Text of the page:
What principles of political economy did Adam Smith set out in the 'Wealth of Nations'?
Adam Smith believed solely the market operates in accordance to the wishes and decisions of free individuals. Smith put forward the theory of the 'economic man', he used this notion to describe human beings as being essentially egotistical and bent on material acquisition. Smith set out in the 'Wealth of Nations' that there is a natural 'harmony of interest' between individuals in the market. In his famous notion of the 'invisible hand', in which the state should rather act as an arbitrator, he set out that the principle of meritocracy would allow the market to flourish and that by each individual pursuing their own interest, this would allow society to benefit as a whole. Capitalism, therefore, would flourish not through the government but rather through individual efforts. He saw that the best people to govern the market were individuals, as they each strive to become wealthy 'intending only his own gain'.
However, Smith believed that in order for this mechanism to work each individual much exchange what he owns or producers with others who need what he has to offer. In the 'Wealth of Nation' Adam Smith sought to reveal the nature and cause of a nation's prosperity, seeing the main case of this prosperity as a division of labour . As an individual, Smith claimed, would invest a resource such as land or labour, he would do so as to earn the highest possible return on it otherwise an instance of reallocation would occur. Smith used this theory to explain why wage rates would vary and his thought gave rise to the modern notion of human capital. He stated that wage rates would be higher for skills and trades that were more difficult to learn as there would be fewer people who would be willing to learn them.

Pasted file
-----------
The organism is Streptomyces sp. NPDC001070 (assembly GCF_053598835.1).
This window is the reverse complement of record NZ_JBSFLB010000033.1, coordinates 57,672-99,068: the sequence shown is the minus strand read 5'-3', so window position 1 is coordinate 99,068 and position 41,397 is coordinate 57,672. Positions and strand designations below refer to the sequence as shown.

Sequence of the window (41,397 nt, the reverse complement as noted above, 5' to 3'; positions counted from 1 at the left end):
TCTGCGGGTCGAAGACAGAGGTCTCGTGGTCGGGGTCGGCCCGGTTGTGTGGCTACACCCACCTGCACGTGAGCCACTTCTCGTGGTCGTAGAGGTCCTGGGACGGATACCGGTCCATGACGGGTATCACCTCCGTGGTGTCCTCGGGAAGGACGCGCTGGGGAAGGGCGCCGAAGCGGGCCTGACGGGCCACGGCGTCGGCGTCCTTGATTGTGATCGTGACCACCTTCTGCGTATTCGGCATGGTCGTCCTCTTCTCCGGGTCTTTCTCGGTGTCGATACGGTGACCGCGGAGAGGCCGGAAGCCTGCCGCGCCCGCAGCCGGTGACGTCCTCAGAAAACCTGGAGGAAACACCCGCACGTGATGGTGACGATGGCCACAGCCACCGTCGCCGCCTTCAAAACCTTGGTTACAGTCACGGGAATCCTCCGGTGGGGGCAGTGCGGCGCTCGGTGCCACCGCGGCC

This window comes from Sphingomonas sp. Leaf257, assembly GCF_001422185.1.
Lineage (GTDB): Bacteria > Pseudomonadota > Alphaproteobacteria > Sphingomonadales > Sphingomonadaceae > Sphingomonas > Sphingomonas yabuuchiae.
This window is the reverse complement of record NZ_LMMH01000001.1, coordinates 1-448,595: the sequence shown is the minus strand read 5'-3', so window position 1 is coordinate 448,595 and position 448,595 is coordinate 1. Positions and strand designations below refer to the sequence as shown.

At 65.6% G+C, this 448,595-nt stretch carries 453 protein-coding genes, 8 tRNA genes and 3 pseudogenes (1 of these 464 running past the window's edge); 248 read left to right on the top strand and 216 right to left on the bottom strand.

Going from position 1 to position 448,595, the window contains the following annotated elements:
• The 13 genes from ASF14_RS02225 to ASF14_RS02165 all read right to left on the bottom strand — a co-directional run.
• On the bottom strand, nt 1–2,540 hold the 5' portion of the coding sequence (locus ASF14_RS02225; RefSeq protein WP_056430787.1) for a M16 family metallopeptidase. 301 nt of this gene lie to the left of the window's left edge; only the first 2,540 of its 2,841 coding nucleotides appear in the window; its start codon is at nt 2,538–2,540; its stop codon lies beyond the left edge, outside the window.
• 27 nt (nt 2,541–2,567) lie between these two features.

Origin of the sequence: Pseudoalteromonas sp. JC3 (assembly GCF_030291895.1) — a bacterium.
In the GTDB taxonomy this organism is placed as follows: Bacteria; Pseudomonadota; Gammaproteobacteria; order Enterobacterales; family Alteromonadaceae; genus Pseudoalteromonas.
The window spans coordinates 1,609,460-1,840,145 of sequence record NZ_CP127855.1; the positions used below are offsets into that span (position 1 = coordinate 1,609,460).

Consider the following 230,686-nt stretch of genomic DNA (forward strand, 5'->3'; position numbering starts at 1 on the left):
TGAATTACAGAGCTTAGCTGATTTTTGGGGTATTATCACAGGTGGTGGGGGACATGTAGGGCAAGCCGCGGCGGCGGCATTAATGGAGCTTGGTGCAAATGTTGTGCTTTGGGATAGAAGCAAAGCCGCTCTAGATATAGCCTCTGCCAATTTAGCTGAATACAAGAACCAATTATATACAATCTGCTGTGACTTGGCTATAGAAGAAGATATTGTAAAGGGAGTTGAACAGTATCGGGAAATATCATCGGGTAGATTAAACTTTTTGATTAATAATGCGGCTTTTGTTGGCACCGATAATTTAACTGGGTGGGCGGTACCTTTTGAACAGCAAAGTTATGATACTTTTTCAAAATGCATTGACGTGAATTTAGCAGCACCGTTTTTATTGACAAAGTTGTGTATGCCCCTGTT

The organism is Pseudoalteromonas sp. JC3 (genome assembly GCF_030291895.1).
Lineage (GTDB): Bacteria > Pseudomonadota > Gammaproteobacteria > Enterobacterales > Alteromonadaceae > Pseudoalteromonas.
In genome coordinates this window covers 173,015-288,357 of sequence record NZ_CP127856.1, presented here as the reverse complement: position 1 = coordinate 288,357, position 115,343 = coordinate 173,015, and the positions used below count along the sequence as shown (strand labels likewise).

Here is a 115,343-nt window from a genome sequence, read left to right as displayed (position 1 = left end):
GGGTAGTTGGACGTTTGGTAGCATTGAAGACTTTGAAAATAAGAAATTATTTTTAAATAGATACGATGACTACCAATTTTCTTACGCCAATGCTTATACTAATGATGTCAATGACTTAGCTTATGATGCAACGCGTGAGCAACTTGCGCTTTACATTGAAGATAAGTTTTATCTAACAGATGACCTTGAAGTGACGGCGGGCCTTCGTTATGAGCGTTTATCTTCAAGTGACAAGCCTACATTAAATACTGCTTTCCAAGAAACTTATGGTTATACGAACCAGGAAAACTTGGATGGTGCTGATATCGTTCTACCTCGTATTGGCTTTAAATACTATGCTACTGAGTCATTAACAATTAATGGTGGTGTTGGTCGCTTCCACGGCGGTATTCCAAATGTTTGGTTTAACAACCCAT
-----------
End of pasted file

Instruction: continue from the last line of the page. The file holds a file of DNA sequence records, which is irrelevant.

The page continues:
Smith rejected the key tenants of mercantilist thought but many are misled in believing that Smith believed in that there was no role for government in economic...
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